Bruised or wilting fruit and vegetables release enzymes which kill the vitamin. For example, freshly squeezed orange juice in babies' bottles quickly loses its vitamin C.
The old-fashioned practice of adding bicarb soda (an alkali) to the boiling beans in order to preserve their "fresh green look" actually destroys vitamin C.
Deficiency Problems and Symptoms
Scurvy, a direct result of a severe lack of vitamin C, is probably the longest recognised deficiency disease.
The Greeks and the Romans were aware of it but did not know how to treat it. From the time of the great European sea explorations it was a very common cause of illness and death among sailors who could not eat fresh food, particularly fruits and vegetables, during the long sea voyage.
It is theoretically eliminated from modern society but it is quite possible for 'even affluent members of today's Western communities to become ill from scurvy if their diet is completely lacking in fresh fruits and vegetables.
A diet built around steak and eggs, spaghetti and meat balls, white bread, coffee and sweet biscuits or cakes may be tastier than the salt beef and dry biscuits sailors had to eat aboard ships a hundred and more years ago, but both lack the essential vitamin C necessary to ward off scurvy.
There had been many early reports of "fruits" of various kinds being used to cure scurvy. Finally, in 1753, Dr James Lind, an eighteenth century Englishman, published his famous A Treatise on Scurvy, In this he suggested that sailors needed the addition of lime or lemon juice in their diet to keep them free of scurvy. This suggestion was not acted upon until years later when Captain James Cook became one of the foremost advocates of juice supplements for his crews. In 1795 the British Navy began issuing daily rations of lime juice to sailors, Hence the nickname "limey" for English sailors and Englishmen in general.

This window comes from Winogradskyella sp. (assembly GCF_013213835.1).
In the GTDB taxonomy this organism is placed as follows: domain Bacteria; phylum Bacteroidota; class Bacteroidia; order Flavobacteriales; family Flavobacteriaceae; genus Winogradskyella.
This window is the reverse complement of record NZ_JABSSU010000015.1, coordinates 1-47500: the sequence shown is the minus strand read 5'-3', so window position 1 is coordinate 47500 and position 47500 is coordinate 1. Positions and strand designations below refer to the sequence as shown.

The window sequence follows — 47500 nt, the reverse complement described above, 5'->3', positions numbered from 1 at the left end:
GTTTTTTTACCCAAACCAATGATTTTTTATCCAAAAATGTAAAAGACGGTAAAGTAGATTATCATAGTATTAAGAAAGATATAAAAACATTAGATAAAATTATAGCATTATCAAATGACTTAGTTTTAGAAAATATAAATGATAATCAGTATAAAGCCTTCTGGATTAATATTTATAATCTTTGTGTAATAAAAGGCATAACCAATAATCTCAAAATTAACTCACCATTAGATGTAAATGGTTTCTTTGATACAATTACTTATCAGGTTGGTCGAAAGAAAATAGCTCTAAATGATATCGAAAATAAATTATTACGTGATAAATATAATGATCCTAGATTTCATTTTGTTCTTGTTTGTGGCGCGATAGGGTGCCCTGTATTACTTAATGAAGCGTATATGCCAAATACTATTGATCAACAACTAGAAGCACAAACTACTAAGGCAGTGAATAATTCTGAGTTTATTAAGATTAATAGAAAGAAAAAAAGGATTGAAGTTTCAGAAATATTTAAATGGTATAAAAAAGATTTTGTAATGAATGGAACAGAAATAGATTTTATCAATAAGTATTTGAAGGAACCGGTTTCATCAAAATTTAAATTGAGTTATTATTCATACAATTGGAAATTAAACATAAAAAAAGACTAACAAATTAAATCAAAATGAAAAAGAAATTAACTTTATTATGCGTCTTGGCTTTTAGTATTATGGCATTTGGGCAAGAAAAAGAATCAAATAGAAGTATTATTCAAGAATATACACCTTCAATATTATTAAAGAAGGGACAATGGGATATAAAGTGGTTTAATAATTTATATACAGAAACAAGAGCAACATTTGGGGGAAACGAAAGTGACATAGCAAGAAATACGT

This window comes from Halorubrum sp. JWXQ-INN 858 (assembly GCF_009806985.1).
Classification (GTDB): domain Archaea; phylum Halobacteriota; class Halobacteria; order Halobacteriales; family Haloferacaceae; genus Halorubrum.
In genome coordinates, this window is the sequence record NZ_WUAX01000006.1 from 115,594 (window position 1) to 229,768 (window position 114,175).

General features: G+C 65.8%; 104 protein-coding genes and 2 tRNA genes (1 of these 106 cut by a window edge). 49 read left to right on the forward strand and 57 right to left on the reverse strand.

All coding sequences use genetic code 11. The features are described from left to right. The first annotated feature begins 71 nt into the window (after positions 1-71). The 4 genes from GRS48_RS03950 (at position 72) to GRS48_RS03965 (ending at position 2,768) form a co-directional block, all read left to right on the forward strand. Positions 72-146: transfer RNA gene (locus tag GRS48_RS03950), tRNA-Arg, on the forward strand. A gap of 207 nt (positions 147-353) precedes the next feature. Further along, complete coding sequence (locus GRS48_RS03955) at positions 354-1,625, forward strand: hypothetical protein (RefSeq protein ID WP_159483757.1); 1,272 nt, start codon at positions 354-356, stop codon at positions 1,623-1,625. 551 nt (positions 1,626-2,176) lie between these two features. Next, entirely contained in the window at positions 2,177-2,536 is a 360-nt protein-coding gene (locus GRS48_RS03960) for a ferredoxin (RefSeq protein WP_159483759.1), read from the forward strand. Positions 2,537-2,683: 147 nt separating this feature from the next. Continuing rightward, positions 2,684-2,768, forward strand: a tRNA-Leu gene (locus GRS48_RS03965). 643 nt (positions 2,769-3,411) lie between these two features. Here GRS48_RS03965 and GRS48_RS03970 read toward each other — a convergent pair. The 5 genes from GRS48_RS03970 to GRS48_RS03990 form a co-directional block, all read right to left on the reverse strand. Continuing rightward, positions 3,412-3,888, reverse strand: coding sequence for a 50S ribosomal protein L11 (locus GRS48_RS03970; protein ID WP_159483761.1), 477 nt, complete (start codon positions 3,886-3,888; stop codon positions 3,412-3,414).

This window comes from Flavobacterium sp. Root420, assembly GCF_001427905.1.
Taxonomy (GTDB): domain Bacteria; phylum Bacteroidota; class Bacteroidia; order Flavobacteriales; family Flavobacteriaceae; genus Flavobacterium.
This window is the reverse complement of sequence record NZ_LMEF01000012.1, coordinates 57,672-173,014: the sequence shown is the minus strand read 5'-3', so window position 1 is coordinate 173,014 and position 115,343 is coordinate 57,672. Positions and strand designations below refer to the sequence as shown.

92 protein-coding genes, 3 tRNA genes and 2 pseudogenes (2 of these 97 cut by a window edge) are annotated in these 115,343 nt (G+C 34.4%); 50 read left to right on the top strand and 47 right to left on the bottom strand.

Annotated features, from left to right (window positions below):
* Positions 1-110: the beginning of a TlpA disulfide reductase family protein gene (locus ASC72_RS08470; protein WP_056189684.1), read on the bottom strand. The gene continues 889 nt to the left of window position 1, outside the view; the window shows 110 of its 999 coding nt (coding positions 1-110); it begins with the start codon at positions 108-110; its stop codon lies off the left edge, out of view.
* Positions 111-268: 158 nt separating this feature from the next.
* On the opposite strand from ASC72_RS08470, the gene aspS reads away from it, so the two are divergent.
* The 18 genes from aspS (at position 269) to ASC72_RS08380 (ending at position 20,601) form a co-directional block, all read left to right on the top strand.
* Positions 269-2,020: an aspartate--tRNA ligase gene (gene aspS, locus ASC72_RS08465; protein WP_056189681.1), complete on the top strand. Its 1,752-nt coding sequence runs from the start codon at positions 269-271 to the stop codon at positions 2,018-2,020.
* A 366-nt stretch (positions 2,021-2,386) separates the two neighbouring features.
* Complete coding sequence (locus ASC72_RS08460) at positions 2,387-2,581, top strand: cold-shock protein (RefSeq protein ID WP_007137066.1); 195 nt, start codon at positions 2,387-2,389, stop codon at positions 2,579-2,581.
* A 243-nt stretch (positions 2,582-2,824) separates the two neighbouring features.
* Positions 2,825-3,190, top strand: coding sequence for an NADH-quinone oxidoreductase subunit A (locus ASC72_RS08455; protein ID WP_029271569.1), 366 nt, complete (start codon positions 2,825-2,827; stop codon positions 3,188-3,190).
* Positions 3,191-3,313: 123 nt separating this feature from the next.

Among the physical symptoms of deficiency are weakness, muscular pain, moodiness, a discolored and swollen tongue, bleeding gums and tissue.
Recommended Daily Intake
This is an area of great controversy. The government publication Dietary allowances for use in Australia sums up the situation very well: "The actual minimum amounts of vitamin C that will prevent scurvy in humans are probably quite low, of the order of 10-20 milligrams per day. However, it is not known whether there are appreciable benefits if the diet contains greater amounts ... a positive statement of desirable human allowance is difficult to make .. . "
The Australian recommendation has been set at 30 milligrams per day, increasing to 60 during pregnancy and while breast feeding.
This intake is well above the minimum required to prevent scurvy.
There are no thoroughly proven toxic effects although side effects such as diarrhoea, skin problems and even kidney stones have been noted as results of extremely large doses. It has also been claimed that megadoses of C could lower the body's ability to absorb vitamin B12.
The effects of certain drugs (including the Pill and certain anti blood-clotting drugs) are known to be altered by a large intake of C.
To summarize: too little is known about the ultimate effects of large doses of vitamin C on the body.